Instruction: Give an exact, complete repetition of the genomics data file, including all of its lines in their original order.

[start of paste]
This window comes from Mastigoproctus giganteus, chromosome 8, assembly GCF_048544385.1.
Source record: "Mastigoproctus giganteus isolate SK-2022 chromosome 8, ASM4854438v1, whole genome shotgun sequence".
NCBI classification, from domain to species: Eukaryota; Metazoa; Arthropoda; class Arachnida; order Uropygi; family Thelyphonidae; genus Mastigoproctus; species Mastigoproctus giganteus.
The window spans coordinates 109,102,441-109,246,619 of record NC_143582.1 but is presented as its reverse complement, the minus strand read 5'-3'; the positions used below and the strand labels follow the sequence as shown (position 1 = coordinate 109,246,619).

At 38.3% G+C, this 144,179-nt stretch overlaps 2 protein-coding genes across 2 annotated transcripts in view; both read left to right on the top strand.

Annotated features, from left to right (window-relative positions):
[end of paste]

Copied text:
This window comes from Mastigoproctus giganteus, chromosome 8, assembly GCF_048544385.1.
Source record: "Mastigoproctus giganteus isolate SK-2022 chromosome 8, ASM4854438v1, whole genome shotgun sequence".
NCBI classification, from domain to species: Eukaryota; Metazoa; Arthropoda; class Arachnida; order Uropygi; family Thelyphonidae; genus Mastigoproctus; species Mastigoproctus giganteus.
The window spans coordinates 109,102,441-109,246,619 of record NC_143582.1 but is presented as its reverse complement, the minus strand read 5'-3'; the positions used below and the strand labels follow the sequence as shown (position 1 = coordinate 109,246,619).

At 38.3% G+C, this 144,179-nt stretch overlaps 2 protein-coding genes across 2 annotated transcripts in view; both read left to right on the top strand.

Annotated features, from left to right (window-relative positions):